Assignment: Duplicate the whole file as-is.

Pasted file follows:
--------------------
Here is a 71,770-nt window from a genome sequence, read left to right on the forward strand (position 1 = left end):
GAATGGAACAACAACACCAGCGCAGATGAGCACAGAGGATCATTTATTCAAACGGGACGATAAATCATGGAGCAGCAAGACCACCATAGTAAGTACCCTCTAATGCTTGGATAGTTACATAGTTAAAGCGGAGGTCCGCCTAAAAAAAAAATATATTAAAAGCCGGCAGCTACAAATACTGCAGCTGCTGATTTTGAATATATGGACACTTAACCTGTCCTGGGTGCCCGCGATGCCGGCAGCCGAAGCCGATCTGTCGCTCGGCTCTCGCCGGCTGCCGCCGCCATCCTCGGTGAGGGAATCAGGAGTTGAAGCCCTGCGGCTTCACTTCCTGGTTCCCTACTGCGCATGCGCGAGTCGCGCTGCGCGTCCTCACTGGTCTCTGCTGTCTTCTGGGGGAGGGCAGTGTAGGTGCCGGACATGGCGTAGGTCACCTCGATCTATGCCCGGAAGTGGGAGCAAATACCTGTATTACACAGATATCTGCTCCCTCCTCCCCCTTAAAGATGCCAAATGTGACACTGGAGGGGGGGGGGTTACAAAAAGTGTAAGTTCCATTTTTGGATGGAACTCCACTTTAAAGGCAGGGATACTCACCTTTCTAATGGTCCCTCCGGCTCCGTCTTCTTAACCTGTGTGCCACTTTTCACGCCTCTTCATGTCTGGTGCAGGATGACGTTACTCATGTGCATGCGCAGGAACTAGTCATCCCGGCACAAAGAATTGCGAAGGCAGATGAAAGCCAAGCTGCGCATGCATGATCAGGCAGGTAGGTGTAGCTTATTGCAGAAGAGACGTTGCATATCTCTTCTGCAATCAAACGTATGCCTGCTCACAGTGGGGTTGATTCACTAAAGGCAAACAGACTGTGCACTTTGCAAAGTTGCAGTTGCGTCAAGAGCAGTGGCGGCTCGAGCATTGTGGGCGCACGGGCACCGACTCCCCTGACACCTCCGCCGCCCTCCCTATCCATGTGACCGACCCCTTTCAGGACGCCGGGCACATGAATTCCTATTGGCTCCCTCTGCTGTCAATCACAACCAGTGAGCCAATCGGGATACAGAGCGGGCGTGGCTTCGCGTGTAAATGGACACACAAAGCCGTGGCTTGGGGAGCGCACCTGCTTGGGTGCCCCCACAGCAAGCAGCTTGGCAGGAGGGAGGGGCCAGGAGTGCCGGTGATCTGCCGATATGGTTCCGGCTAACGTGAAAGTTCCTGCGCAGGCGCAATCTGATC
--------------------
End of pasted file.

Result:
Here is a 71,770-nt window from a genome sequence, read left to right on the forward strand (position 1 = left end):
GAATGGAACAACAACACCAGCGCAGATGAGCACAGAGGATCATTTATTCAAACGGGACGATAAATCATGGAGCAGCAAGACCACCATAGTAAGTACCCTCTAATGCTTGGATAGTTACATAGTTAAAGCGGAGGTCCGCCTAAAAAAAAAATATATTAAAAGCCGGCAGCTACAAATACTGCAGCTGCTGATTTTGAATATATGGACACTTAACCTGTCCTGGGTGCCCGCGATGCCGGCAGCCGAAGCCGATCTGTCGCTCGGCTCTCGCCGGCTGCCGCCGCCATCCTCGGTGAGGGAATCAGGAGTTGAAGCCCTGCGGCTTCACTTCCTGGTTCCCTACTGCGCATGCGCGAGTCGCGCTGCGCGTCCTCACTGGTCTCTGCTGTCTTCTGGGGGAGGGCAGTGTAGGTGCCGGACATGGCGTAGGTCACCTCGATCTATGCCCGGAAGTGGGAGCAAATACCTGTATTACACAGATATCTGCTCCCTCCTCCCCCTTAAAGATGCCAAATGTGACACTGGAGGGGGGGGGGTTACAAAAAGTGTAAGTTCCATTTTTGGATGGAACTCCACTTTAAAGGCAGGGATACTCACCTTTCTAATGGTCCCTCCGGCTCCGTCTTCTTAACCTGTGTGCCACTTTTCACGCCTCTTCATGTCTGGTGCAGGATGACGTTACTCATGTGCATGCGCAGGAACTAGTCATCCCGGCACAAAGAATTGCGAAGGCAGATGAAAGCCAAGCTGCGCATGCATGATCAGGCAGGTAGGTGTAGCTTATTGCAGAAGAGACGTTGCATATCTCTTCTGCAATCAAACGTATGCCTGCTCACAGTGGGGTTGATTCACTAAAGGCAAACAGACTGTGCACTTTGCAAAGTTGCAGTTGCGTCAAGAGCAGTGGCGGCTCGAGCATTGTGGGCGCACGGGCACCGACTCCCCTGACACCTCCGCCGCCCTCCCTATCCATGTGACCGACCCCTTTCAGGACGCCGGGCACATGAATTCCTATTGGCTCCCTCTGCTGTCAATCACAACCAGTGAGCCAATCGGGATACAGAGCGGGCGTGGCTTCGCGTGTAAATGGACACACAAAGCCGTGGCTTGGGGAGCGCACCTGCTTGGGTGCCCCCACAGCAAGCAGCTTGGCAGGAGGGAGGGGCCAGGAGTGCCGGTGATCTGCCGATATGGTTCCGGCTAACGTGAAAGTTCCTGCGCAGGCGCAATCTGATC